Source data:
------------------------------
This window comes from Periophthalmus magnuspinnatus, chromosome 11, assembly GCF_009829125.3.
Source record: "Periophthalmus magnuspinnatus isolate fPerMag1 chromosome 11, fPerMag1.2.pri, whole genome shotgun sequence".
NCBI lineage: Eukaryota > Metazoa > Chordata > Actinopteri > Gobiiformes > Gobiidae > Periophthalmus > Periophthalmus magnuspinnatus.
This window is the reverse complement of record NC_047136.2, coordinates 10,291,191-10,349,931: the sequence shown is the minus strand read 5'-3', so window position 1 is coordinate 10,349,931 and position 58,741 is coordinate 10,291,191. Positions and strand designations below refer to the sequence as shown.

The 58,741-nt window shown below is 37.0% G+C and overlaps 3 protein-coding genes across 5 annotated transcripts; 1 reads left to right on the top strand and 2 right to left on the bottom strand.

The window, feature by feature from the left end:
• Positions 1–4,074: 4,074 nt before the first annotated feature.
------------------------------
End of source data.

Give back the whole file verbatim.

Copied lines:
This window comes from Periophthalmus magnuspinnatus, chromosome 11, assembly GCF_009829125.3.
Source record: "Periophthalmus magnuspinnatus isolate fPerMag1 chromosome 11, fPerMag1.2.pri, whole genome shotgun sequence".
NCBI lineage: Eukaryota > Metazoa > Chordata > Actinopteri > Gobiiformes > Gobiidae > Periophthalmus > Periophthalmus magnuspinnatus.
This window is the reverse complement of record NC_047136.2, coordinates 10,291,191-10,349,931: the sequence shown is the minus strand read 5'-3', so window position 1 is coordinate 10,349,931 and position 58,741 is coordinate 10,291,191. Positions and strand designations below refer to the sequence as shown.

The 58,741-nt window shown below is 37.0% G+C and overlaps 3 protein-coding genes across 5 annotated transcripts; 1 reads left to right on the top strand and 2 right to left on the bottom strand.

The window, feature by feature from the left end:
• Positions 1–4,074: 4,074 nt before the first annotated feature.